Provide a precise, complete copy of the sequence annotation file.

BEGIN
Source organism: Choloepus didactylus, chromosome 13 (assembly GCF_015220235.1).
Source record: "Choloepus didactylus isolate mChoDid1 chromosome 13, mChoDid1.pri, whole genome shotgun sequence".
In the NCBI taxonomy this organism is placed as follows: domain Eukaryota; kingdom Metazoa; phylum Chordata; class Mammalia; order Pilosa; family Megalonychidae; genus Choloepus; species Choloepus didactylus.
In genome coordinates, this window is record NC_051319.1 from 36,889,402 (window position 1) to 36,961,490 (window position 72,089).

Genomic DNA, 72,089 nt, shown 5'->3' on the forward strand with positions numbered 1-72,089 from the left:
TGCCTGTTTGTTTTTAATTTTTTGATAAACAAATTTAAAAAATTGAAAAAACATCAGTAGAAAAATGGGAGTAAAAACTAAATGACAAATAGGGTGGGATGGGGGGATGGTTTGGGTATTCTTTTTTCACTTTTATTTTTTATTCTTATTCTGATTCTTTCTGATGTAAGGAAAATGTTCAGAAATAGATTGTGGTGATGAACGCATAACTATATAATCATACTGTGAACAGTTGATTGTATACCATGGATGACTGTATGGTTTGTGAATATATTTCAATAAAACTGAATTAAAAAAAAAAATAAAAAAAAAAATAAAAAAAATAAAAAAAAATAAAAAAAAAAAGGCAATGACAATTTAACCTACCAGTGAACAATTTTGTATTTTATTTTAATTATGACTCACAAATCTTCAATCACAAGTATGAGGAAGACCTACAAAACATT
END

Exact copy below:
Source organism: Choloepus didactylus, chromosome 13 (assembly GCF_015220235.1).
Source record: "Choloepus didactylus isolate mChoDid1 chromosome 13, mChoDid1.pri, whole genome shotgun sequence".
In the NCBI taxonomy this organism is placed as follows: domain Eukaryota; kingdom Metazoa; phylum Chordata; class Mammalia; order Pilosa; family Megalonychidae; genus Choloepus; species Choloepus didactylus.
In genome coordinates, this window is record NC_051319.1 from 36,889,402 (window position 1) to 36,961,490 (window position 72,089).

Genomic DNA, 72,089 nt, shown 5'->3' on the forward strand with positions numbered 1-72,089 from the left:
TGCCTGTTTGTTTTTAATTTTTTGATAAACAAATTTAAAAAATTGAAAAAACATCAGTAGAAAAATGGGAGTAAAAACTAAATGACAAATAGGGTGGGATGGGGGGATGGTTTGGGTATTCTTTTTTCACTTTTATTTTTTATTCTTATTCTGATTCTTTCTGATGTAAGGAAAATGTTCAGAAATAGATTGTGGTGATGAACGCATAACTATATAATCATACTGTGAACAGTTGATTGTATACCATGGATGACTGTATGGTTTGTGAATATATTTCAATAAAACTGAATTAAAAAAAAAAATAAAAAAAAAAATAAAAAAAATAAAAAAAAATAAAAAAAAAAAGGCAATGACAATTTAACCTACCAGTGAACAATTTTGTATTTTATTTTAATTATGACTCACAAATCTTCAATCACAAGTATGAGGAAGACCTACAAAACATT